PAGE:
Thursday, December 10, 2009

Heritage Grains vs. Modern Varieties

A very important question was posted by Rich in Oklahoma..."Do you have any experience or thoughts about how heritage wheat compares to the typical wheat grown today from a farmer's perspective? As an example, does it need less or more fertility, is it more or less disease prone, etc.."

I will attempt to answer this question, but perhaps there are some others that will have more to add in the comments section.

We have found that the heritage varieties require less fertility on average to reach their potential yields than compared to the modern wheats. One interesting observation was made this past year when I made the decision to seed an old Red Spring Wheat in to a field that had next to zero in the way of nitrogen. This field hadn't had a legume on it for 15 years (we've only had it for 2 years). It was one of my cleaner fields from the crop of buckwheat that I took off in 08 and I was trying to get a good clean crop of seed wheat from it. I wasn't terribly worried about yield or protein/falling number. It ended up with 13.5% protein and turned into an excellent baking wheat. The yield was actually pretty good considering the horrible drought we experienced this past summer...somewhere around 20 bu/acre. Keep in mind that I had fields nearby that were below 10 bu/acre!

I don't know if I have a solid answer for you on the disease issue. There were a couple reasons that heritage breeds went by the wayside. 1)There were some disease issues in the early part of the 20th century that caused huge wipeouts in wheat crops...rust comes to mind. Of course that led ag. researchers to develop new rust and disease resistant varieties 2) It became profitable to come up with your own wheat variety, register it and sell it to people. The large corporations became so good at it that that is pretty much all we have for seed nowadays. (ie canola, corn, soybeans).

One of the tremendous benefits of heritage breed grains is that they are landrace breeds. Meaning they have huge genetic diversity within their species. My feeling is that whatever seed that has survived to this day has been naturally selected to be as disease resistant as their modern counterparts. Now this is not a scientific claim...just a theory based on my limited knowledge of genetics and simple observation. We have not had any problems whatsoever with disease on either our modern or heritage varieties of wheat.

This genetic diversity is also what makes heritage wheats so valuable to farmers. I can grow a spring wheat up here in Canada...send it to Rich in OK and Rich would be able to grow it as good as I can within 2 years of seeding it. The plants that flourished in the OK climate would be seeded again next year. There is enough genetic material in the field that no matter the growing conditions, the crop would adapt and flourish within a very short time...especially with some selective harvesting and seed production.

I have also definitely noticed a difference in protein and taste. Some varieties seem to be better baking wheats with higher proteins than others and there is a definite difference in taste, colour and baking characteristics between the species. I can make a wheat like Park or Red Fife have a good protein number by planting them in a high nitrogen field like a clover plow-down, but as I discovered this year. Some varieties produce good proteins without this nitrogen fertility.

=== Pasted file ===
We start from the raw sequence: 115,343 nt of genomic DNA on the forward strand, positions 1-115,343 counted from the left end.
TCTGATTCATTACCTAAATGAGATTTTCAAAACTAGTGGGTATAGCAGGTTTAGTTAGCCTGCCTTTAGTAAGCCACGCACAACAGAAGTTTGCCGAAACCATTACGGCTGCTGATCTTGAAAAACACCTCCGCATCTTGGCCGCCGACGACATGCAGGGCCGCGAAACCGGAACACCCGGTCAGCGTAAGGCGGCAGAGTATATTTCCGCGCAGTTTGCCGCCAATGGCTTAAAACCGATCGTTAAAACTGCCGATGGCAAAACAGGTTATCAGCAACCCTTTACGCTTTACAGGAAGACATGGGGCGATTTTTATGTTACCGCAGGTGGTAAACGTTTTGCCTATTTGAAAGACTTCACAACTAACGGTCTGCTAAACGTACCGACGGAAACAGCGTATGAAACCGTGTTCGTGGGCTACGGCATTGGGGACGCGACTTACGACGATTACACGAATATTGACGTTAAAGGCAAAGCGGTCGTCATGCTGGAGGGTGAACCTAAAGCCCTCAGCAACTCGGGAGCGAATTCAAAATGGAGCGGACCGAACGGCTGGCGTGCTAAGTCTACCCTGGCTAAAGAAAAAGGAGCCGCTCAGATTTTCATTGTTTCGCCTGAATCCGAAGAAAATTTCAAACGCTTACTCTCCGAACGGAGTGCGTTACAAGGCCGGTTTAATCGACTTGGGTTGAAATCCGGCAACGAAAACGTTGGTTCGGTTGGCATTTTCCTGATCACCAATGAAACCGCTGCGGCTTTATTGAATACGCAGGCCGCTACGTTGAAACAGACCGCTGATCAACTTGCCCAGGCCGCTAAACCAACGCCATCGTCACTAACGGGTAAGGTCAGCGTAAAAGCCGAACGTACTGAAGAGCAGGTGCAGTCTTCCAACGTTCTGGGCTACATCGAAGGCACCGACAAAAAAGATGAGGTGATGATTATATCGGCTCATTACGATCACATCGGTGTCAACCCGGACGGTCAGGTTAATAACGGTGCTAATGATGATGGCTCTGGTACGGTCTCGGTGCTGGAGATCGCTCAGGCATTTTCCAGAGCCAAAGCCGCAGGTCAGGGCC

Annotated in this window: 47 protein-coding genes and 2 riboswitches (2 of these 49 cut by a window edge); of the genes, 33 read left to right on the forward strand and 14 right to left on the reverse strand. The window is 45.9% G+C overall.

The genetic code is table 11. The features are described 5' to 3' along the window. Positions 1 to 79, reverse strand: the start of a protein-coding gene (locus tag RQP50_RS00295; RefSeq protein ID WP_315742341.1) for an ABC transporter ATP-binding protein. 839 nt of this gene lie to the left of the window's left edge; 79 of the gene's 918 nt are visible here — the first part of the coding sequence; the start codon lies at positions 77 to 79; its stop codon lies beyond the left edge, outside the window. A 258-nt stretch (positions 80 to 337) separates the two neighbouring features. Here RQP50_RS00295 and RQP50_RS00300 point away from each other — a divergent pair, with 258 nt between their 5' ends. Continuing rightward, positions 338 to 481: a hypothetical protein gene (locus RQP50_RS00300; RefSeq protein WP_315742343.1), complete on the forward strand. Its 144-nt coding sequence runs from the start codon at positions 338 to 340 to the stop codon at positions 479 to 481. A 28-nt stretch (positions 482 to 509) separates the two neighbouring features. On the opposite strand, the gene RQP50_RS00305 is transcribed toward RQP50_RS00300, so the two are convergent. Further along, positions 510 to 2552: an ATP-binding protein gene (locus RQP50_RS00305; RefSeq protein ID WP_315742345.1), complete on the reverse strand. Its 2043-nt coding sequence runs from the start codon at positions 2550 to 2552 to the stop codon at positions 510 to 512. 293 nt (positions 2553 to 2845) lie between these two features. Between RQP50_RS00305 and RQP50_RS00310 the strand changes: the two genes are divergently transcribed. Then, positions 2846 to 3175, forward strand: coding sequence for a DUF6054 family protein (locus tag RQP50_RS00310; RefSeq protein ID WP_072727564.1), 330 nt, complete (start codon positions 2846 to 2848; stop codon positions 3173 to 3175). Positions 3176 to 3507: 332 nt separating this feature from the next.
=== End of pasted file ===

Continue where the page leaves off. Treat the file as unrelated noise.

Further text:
I question the claims about modern wheat varieties being more productive as far as yield is concerned. I mean they can grow wheat crops now in the 100 bu/acre range, but I am skeptical about whether that is the variety or the fertility inputs used. Perhaps it is like Round-up Ready Canola...a wheat variety that responds best to a certain fertility input that you purchase as a package?

As you can see in the video above. I can achieve some pretty nice yields with organic practices and less modern varieties. This field was the first year after a spring alfalfa plow-down. It was Park Wheat (a 60's variety). It yielded in the range of 50 bu/acre. You can see the same field below being seeded that same year.

2 comments:

  1. Thanks for answering my question.

    Would it be possible to explain some of the methods you are using to grow organic grains? I assume there are a number of different rotations, cover crops, tillage techniques, planting rates, etc..

    It would also be interesting to read more about the methods you plan to use to test grow the grain you wrote about in your last post. As an example, how much of a field do you plan to plant of each variety to get a good idea of how it grows in your area and produce enough seed for further planting.

    I am also wondering about profitability, I grow continuous winter wheat 'conventionally' (with some chemical fertilizer and herbicide), and have been considering moving towards a lower input/organic method. Even without an organic premium, I have the feeling that I could be more profitable by combining organic grain production with grazing and hay production, but I haven't
    actually seen any 'real world' examples yet. What are your thoughts on that subject?

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  2. Rich...you gave me a lot to think about and I came up with around 12 different posts over the weekend to try to answer your questions. Instead of posting them all at once, I will post them daily in several parts over the next little while. Thanks for your interest!

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